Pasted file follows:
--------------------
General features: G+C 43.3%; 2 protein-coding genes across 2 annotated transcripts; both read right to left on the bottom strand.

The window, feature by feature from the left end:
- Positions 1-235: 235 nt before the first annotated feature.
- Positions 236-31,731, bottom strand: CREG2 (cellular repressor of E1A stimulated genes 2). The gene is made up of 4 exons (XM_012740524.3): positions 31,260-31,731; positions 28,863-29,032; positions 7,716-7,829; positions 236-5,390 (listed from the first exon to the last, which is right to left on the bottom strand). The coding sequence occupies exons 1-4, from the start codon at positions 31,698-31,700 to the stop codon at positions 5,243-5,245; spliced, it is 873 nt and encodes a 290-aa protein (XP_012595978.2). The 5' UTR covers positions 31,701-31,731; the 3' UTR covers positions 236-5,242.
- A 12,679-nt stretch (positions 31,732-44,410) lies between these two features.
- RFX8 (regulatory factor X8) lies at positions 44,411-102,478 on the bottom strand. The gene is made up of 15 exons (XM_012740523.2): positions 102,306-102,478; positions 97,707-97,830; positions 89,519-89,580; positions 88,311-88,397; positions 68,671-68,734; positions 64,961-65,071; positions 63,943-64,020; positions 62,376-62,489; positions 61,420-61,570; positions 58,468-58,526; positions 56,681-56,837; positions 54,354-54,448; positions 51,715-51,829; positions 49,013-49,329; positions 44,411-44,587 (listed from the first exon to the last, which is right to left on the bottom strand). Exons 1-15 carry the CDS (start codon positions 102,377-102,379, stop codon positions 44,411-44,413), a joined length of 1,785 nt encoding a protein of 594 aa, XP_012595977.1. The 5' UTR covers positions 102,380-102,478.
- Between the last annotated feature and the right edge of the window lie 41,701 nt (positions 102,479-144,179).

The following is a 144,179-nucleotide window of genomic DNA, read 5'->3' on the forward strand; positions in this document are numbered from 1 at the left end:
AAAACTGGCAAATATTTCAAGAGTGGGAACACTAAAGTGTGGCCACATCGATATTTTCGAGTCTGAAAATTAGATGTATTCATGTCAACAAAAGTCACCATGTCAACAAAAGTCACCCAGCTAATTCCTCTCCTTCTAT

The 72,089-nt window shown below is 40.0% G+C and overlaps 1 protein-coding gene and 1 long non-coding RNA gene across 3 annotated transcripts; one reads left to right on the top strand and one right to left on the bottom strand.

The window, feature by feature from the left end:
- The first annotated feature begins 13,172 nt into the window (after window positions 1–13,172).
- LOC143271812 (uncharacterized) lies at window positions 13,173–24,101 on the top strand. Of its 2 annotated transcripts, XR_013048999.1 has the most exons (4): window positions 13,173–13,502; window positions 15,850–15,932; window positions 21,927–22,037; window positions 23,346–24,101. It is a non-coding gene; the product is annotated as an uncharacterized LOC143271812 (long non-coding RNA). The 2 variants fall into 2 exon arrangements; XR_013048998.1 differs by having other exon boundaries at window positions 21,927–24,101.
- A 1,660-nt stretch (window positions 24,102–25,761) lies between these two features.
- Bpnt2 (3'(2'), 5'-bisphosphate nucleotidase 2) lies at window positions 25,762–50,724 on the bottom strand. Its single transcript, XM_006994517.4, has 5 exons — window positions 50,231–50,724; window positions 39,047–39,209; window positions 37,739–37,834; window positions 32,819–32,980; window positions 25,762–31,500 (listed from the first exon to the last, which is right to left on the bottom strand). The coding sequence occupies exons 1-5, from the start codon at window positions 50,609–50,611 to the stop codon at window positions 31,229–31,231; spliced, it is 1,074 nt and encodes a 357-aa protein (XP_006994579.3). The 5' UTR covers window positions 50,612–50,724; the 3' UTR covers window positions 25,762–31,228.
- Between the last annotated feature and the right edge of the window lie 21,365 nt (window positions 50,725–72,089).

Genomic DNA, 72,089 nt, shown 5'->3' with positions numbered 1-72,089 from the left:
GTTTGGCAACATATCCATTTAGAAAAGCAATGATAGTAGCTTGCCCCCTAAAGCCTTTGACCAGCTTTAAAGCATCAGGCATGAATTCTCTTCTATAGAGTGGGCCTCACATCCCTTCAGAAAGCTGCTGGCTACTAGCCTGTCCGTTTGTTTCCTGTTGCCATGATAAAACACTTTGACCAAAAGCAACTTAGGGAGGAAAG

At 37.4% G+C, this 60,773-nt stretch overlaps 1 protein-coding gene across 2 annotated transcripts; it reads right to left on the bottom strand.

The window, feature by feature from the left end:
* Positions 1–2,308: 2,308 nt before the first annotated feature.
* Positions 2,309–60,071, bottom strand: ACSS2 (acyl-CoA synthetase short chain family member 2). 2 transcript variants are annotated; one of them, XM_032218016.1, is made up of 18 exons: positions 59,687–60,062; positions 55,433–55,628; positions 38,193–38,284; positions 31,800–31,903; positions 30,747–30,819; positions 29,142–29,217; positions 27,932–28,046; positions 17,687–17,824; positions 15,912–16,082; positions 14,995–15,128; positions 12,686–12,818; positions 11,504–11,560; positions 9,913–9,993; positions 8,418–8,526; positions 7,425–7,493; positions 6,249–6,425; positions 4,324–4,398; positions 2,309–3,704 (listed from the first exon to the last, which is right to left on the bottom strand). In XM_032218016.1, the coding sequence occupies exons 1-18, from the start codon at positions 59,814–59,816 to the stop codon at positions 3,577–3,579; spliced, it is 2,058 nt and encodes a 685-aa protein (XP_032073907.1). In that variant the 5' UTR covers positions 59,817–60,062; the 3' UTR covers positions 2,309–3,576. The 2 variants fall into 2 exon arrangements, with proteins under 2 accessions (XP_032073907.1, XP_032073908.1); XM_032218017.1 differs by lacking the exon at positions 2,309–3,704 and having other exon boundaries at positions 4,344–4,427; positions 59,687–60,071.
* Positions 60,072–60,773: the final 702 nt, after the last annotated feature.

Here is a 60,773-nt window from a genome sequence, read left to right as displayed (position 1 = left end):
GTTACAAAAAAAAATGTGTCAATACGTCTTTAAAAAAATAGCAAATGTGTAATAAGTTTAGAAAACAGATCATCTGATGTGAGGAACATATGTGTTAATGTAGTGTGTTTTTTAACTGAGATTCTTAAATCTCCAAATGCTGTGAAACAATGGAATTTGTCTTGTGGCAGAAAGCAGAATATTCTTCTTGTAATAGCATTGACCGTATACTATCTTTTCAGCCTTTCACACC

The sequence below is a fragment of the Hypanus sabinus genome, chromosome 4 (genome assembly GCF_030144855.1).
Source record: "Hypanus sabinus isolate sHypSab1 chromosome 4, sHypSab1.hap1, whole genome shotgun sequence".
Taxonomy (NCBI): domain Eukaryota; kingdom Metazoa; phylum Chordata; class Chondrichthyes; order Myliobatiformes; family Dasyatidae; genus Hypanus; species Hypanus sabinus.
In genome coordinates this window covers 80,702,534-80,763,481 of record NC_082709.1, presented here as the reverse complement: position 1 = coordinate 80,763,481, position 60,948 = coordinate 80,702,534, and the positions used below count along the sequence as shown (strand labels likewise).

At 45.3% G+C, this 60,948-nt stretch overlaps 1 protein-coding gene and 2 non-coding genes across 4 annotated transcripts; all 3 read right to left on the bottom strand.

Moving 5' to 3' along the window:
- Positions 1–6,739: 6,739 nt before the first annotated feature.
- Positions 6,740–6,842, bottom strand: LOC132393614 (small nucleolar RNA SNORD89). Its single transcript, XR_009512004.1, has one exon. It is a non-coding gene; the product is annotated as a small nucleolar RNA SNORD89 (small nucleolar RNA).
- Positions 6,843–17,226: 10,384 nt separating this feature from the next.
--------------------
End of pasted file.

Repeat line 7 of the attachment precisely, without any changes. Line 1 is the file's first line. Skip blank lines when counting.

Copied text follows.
- Between the last annotated feature and the right edge of the window lie 41,701 nt (positions 102,479-144,179).